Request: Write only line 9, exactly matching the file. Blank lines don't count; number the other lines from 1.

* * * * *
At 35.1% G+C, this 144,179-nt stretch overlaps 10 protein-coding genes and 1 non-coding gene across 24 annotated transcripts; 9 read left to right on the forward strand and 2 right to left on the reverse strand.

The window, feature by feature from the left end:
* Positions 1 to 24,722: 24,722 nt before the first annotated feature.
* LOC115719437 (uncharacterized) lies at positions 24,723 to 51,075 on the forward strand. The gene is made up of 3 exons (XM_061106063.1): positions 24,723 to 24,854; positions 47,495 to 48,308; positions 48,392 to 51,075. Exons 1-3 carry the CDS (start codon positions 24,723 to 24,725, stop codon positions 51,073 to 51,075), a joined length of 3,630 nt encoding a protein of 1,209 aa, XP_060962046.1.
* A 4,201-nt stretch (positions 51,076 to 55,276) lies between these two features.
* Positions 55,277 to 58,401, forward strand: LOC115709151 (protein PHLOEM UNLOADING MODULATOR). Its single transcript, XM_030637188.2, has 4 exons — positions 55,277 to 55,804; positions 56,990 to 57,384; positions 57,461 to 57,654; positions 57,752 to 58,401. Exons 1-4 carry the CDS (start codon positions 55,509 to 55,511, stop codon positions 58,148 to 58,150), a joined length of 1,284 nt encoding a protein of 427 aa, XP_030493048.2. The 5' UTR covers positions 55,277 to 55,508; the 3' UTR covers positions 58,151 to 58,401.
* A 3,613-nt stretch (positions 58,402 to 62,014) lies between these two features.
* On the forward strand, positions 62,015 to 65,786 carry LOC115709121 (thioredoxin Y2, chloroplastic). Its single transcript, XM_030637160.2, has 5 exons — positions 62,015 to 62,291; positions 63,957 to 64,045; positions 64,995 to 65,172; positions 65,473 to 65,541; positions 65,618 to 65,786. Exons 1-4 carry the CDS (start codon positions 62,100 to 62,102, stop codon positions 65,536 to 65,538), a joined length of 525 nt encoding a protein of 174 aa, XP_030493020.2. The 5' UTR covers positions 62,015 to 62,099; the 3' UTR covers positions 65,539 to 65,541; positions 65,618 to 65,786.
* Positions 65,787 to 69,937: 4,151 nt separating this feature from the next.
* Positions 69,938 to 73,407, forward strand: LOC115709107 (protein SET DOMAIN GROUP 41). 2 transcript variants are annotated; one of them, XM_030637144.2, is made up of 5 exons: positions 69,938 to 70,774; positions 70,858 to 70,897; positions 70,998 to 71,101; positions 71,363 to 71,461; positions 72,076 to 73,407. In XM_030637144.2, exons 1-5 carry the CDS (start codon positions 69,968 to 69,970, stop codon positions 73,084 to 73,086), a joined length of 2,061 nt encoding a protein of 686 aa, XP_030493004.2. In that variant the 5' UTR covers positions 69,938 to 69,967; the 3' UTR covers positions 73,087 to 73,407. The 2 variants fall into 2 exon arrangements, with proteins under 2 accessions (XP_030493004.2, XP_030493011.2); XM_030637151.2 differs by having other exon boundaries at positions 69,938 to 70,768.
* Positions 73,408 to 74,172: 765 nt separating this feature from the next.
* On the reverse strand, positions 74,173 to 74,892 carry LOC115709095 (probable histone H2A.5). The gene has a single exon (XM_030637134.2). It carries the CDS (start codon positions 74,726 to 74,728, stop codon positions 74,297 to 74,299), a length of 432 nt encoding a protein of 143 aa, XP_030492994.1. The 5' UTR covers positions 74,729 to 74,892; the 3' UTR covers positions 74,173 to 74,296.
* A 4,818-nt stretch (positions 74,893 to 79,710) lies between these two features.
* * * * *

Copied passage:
* Positions 65,787 to 69,937: 4,151 nt separating this feature from the next.